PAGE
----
Are Britons More "Laissez-Faire"?

♠ Posted by Emmanuel in at 11/03/2007 02:09:00 PM
I've dug up this International Herald Tribune article dating from November 2005 that sheds light on the topic in the post title. I am sure that you've heard of Qatar's interest in buying controlling stakes in the London Stock Exchange and Sainsbury's, the third-largest supermarket chain here in Blighty. According to this article, the widespread incidence of stock ownership in formerly state-owned firms by average Joes and Janes paved the way for Britons to decide, yeah, who cares if they sell off the "crown jewels" of the former British Empire or something to that effect. Although some entities are strictly off-limits like British Petroleum and British Airways, there is a lot up for grabs...
It had been a sinew of empire, a shipping line that ferried soldiers and diplomats, even royalty, on the Victorian mail-runs that tied Britain to its outposts far to the east and beyond.

But when Peninsular and Oriental Steam Navigation, or P&O, became the object of a likely $5 billion-plus bidding war on Monday after a takeover approach from Dubai Ports World, the company seemed headed the same way as so many other onetime jewels in the British economic crown - into foreign ownership.

As P&O stock soared on speculation that contenders from Hong Kong or Denmark might enter the bidding, the contest invited a more philosophical question: What makes Britain so relaxed about selling companies to outsiders in a way that many in Continental Europe, France, Italy and Germany in particular, seem reluctant to emulate?

It is a question that has wide repercussions: As the European Union ponders its future, the same clash between free markets and national protectionism has all but stalemated the debate and even threatens world trade talks.

For some, the answer lies in a deep-rooted faith among the business and political elite, common to Britain and the United States, that market forces will ultimately provide a more robust economy and greater prosperity.

There is little doubt that the buy-sell ethic of the marketplace has taken root here since the privatizations of the 1980s under Margaret Thatcher, when the sale of public utilities like the state-run gas and telephone companies turned many Britons into shareholders overnight.

"Capitalism has been here for a long time," Robert Grindle of the investment bank Dresdner Kleinwort Wasserstein said in London. "It's not a Blair thing, it's a Thatcher thing."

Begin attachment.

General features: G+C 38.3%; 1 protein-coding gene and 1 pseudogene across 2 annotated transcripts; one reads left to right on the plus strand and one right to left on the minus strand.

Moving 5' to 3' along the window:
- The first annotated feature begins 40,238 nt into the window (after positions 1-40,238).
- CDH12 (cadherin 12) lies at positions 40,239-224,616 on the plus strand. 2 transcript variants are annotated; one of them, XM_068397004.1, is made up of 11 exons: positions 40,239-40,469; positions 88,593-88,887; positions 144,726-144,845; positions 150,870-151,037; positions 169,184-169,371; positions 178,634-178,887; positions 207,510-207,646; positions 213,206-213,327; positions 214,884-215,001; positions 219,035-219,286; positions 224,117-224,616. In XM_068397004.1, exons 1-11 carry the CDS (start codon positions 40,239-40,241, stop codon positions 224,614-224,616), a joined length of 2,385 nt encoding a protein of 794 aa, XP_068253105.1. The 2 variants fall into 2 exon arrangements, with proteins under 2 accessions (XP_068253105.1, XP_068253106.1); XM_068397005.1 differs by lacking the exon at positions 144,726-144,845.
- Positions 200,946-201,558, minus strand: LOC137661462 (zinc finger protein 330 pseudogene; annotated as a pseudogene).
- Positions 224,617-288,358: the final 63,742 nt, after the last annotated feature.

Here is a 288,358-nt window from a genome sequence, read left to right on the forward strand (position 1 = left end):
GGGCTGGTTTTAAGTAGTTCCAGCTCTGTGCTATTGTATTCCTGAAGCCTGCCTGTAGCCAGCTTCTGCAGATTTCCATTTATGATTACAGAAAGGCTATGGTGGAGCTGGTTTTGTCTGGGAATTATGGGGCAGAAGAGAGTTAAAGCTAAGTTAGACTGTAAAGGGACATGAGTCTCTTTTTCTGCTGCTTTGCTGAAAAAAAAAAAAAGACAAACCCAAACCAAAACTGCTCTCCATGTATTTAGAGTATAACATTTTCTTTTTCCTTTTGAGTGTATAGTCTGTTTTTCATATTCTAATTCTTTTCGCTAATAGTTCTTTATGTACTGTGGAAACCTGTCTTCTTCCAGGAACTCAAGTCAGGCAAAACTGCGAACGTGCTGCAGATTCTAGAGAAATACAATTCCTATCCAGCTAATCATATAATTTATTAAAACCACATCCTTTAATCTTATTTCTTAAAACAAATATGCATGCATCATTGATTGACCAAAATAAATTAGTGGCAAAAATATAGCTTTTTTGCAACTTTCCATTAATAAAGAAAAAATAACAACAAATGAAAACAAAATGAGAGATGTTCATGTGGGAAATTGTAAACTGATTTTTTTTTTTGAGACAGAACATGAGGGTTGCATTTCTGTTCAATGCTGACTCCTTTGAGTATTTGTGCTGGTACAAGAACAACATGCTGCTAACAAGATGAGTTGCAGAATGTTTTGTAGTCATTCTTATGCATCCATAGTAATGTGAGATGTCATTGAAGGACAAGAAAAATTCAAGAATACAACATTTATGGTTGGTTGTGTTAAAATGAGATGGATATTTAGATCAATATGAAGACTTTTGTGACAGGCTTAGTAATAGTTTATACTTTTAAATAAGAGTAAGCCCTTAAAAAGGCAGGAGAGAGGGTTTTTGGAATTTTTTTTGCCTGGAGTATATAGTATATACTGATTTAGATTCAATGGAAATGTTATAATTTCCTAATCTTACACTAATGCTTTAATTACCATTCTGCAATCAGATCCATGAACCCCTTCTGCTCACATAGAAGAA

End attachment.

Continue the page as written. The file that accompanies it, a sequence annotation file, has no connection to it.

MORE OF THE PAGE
He cited Britain's lower unemployment, stronger growth and flexible capital markets as evidence that the system works, its theory being that "the best owner for an asset is the one who wants to pay the most for it."

True, there are strategic companies like British Petroleum and British Airways that are held resolutely as predominantly British entities. And the United States is increasingly touchy when it comes to the idea of selling strategic assets to foreigners, as was displayed by congressional maneuvers to block China National Offshore Oil Corp.'s bid for Unocal this summer.

But a string of British companies are now in foreign hands, with the latest step being the bid Monday by Telefónica of Spain for O2, the wireless offshoot of BT, the direct descendant of Britain's state-run phone company.

Last month, Boots, the pharmacy chain founded as an herbal remedy shop in 1849 that became an emblem of the British Main Street, was sold to Alliance UniChem, a pan-European drug distributor. In June, the American company H.J. Heinz snapped up HP Foods, the 170-year-old manufacturer of such English condiments as Lea & Perrins Worcestershire Sauce.

"Britain has learned that there is no harm is selling your local champions to foreigners," said Holger Schmieding, an economist with Bank of America in London.

Oliver Bretz, a specialist in European and competition law at the Clifford Chance firm, said, "Even within the defense and nuclear industries Britain has a more forgiving regulatory framework" than in much of Continental Europe. "Nationality does not figure very highly" as an obstacle to deals.

It is in the auto industry - where Ford owns such illustrious British sports car brands as Jaguar and Aston Martin, and where Volkswagen owns Bentley - that some of the differences between the British and Continental cultures seem particularly apparent.

This year, when MG Rover teetered, finally, on the brink of collapse, the British authorities toyed with intervening but abandoned the idea. A Chinese company ended up buying the company's leftovers.

The British government's refusal to get involved in the MG Rover debacle showed something of the way Britain's bare-knuckles culture has spread into the national psyche since the days of extensive state involvement in the economy, from coal mines to steel mills.

Britons "don't expect the state to be the first to fix it," whatever the problem, said Katinka Barysch of the Center for European Reform, based in London. "They have less confidence in the state managing things."